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Home arrow Working with Section 106 arrow ACHP Case Digest arrow Fall 2004 arrow New Jersey: Rehabilitation of Portions of Fort Hancock, Sandy Hook
New Jersey: Rehabilitation of Portions of Fort Hancock, Sandy Hook

Agency: National Park Service

As a military base, Fort Hancock in Sandy Hook, New Jersey, reflected important developments in 19th- and 20th-century American defense. The National Historic Landmark was the site of the Nation’s first artillery proving ground in the 1870s, and was a location for NIKE surface-to-air missiles during the Cold War.

Today, a private developer with a 60-year lease on the property plans to redevelop 36 of the 100 historic buildings in the Fort Hancock Historic District for education, office, and hospitality uses. Such a public-private partnership for long-term preservation is envisioned in the Preserve America Executive Order.

The ACHP is helping to draft an agreement to resolve adverse effects to historic properties during the lease.

For nearly 200 years, Sandy Hook, New Jersey, was a strategic military base to protect New York City. In 1778, this peninsula near New York’s harbor served as a base for the British Royal Navy to maintain control of the city. During the War of 1812, the U.S. military occupied the promontory to avert a second attempt by the British to occupy New York.

Gun at Battery Granger, Fort Hancock, New Jersey (historic photo: NPS)



Gun at Battery Granger, Fort Hancock, New Jersey (historic photo: NPS)



By 1899, a new base at Sandy Hook—called Fort Hancock, in honor of Civil War General Winfield Scott Hancock—gradually developed into the most important of the complexes guarding the approaches to New York Harbor.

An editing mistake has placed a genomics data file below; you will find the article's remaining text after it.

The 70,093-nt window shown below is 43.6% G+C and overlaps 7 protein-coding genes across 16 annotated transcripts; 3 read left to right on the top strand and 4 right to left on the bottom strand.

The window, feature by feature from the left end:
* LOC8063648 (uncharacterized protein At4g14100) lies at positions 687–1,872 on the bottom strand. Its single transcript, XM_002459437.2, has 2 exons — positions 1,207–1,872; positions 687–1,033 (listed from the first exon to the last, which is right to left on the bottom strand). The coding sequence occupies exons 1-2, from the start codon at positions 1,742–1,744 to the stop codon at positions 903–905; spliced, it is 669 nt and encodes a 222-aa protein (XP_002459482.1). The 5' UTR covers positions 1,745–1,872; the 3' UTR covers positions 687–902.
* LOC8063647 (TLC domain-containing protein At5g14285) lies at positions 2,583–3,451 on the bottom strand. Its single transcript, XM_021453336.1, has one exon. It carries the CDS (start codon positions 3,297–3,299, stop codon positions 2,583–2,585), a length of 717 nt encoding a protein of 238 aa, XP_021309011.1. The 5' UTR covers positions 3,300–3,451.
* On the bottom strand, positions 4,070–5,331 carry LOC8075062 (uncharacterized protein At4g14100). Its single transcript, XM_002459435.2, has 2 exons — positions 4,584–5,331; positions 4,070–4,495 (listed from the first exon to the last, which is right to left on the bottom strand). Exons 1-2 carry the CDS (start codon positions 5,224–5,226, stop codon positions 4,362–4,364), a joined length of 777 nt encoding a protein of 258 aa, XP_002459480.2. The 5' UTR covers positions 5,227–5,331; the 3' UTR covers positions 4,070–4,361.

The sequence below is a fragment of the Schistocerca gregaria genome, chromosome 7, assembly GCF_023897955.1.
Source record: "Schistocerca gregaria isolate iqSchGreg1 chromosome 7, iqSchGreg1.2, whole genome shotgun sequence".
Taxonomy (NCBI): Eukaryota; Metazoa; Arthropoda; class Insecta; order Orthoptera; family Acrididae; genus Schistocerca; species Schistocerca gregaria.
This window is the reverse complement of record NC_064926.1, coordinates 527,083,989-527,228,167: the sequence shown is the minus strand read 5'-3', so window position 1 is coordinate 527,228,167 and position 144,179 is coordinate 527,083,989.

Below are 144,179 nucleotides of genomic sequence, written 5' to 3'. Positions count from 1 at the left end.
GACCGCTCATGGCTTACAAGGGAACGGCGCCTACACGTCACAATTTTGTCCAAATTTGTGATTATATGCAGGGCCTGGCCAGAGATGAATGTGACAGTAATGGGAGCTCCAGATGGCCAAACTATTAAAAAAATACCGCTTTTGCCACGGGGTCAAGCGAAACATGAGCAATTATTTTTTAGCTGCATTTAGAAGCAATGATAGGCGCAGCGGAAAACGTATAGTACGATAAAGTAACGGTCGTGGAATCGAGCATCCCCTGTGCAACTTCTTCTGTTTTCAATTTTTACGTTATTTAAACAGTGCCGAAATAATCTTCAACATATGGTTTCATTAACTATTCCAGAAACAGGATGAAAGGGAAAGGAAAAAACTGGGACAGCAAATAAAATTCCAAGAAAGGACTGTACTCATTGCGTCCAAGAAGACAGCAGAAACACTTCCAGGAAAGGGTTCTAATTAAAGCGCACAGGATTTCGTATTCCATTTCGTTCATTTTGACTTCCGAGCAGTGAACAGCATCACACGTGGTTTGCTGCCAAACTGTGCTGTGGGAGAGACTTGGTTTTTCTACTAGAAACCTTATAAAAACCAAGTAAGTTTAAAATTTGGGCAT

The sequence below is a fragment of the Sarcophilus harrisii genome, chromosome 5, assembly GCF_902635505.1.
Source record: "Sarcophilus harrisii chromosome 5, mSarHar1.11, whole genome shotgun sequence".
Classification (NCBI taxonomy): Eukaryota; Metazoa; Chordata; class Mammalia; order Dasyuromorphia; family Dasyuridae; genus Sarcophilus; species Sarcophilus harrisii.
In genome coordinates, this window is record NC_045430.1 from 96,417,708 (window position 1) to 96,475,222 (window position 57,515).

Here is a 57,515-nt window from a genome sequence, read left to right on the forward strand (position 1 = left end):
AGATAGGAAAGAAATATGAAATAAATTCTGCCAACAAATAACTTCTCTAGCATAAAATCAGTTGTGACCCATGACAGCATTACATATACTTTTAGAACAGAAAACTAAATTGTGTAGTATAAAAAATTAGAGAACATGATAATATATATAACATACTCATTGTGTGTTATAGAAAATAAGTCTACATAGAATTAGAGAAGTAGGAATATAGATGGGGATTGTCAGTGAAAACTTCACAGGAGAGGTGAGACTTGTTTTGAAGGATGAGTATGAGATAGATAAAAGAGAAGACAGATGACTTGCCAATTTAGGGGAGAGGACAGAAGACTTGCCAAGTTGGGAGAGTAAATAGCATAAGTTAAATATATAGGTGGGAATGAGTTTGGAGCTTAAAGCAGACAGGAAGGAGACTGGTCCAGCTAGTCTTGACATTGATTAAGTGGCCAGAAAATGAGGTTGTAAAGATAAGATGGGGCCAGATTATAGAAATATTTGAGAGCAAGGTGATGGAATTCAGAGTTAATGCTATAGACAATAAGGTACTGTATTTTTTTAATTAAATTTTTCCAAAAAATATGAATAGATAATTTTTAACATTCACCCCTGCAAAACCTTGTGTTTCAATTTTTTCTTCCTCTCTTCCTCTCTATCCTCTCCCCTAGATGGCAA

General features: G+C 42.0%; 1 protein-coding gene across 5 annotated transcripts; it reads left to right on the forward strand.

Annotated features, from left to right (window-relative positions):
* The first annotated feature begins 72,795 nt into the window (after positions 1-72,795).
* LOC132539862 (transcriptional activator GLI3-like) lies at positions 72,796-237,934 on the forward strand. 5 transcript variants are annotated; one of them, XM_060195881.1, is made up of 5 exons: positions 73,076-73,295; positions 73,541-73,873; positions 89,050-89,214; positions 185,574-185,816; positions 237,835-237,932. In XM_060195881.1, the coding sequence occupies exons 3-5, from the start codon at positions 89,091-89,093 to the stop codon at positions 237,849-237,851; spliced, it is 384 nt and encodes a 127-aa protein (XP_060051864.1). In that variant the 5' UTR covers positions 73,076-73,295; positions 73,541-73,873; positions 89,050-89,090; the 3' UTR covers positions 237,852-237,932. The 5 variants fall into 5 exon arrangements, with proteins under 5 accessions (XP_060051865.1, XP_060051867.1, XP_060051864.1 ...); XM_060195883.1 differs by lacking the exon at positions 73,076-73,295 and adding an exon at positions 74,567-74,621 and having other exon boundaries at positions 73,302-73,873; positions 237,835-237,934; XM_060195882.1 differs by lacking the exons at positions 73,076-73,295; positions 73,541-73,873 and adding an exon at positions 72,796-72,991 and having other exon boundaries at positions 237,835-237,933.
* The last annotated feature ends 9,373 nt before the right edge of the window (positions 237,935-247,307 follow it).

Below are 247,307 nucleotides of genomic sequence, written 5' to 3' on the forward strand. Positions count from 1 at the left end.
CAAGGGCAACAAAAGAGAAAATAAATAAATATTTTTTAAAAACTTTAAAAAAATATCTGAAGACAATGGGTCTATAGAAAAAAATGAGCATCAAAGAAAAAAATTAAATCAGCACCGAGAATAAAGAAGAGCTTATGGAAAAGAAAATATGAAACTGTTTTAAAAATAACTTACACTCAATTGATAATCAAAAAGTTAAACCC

In the 1950s, the U.S. military installed NIKE surface-to-air missiles to protect the U.S. from possible Soviet air attacks. Finally, in 1974, the U.S. Army decommissioned the base, and Fort Hancock became part of the Gateway National Recreation Area, owned by the National Park Service (NPS).

In July 2004, NPS awarded a 60-year lease for 36 of the National Historic Landmark buildings to a private developer. Under the Fort Hancock Rehabilitation and Preservation Project, the company plans to rehabilitate the unused and deteriorating buildings for education, offices, and hospitality purposes.

The remaining 64 buildings will continue to be used by the National Park Service and its non-profit partners, including the Marine Academy of Science and Technology High School, the New Jersey Marine Science Consortium, the New Jersey Audubon Society, and the National Oceanic and Atmospheric Administration Marine Fisheries Laboratory.

Some organizations, such as Save Sandy Hook, are concerned about the fate of the historic properties under the long-term private lease.

NPS is drafting a Programmatic Agreement to ensure that it considers potential adverse effects on the historic properties with the project’s consulting parties, and that it resolves those adverse effects consistent with the Secretary of the Interior’s Standards for the Treatment of Historic Properties.

The draft agreement provides for NPS oversight and State Historic Preservation Officer (SHPO) review of rehabilitation activities. Under the terms of the agreement, the developer will follow the stringent review process for Federal rehabilitation tax credits, whether or not it chooses to pursue such credits.

The ACHP is weighing in on the draft agreement, which is also being reviewed by Save Sandy Hook, Middletown Landmarks Commission, Monmouth County Historical Association, Sandy Hook Partners, and the New Jersey SHPO.

In May 2004, the ACHP informed NPS Director Fran Mainella that the ACHP would participate in the Section 106 process. In August 2004, New Jersey Environment Commissioner Bradley Campbell and U.S. Representative Frank Pallone, Jr. requested the ACHP to hold a public meeting on the Fort Hancock rehabilitation project.

In October 2004, the ACHP and the New Jersey SHPO co-hosted a public meeting with NPS at Fort Hancock. The meeting allowed the agencies to hear the interested public’s views of the measures to be included in the agreement.

NPS will accept written public comments on the proposed project until November 30, 2004. Once NPS, the ACHP, and the New Jersey State Historic Preservation Officer review the comments, they will revise the agreement as deemed necessary to include ongoing public participation and any other measures that are responsive to the comments.

Staff contact: Martha Catlin

Posted December 17, 2004

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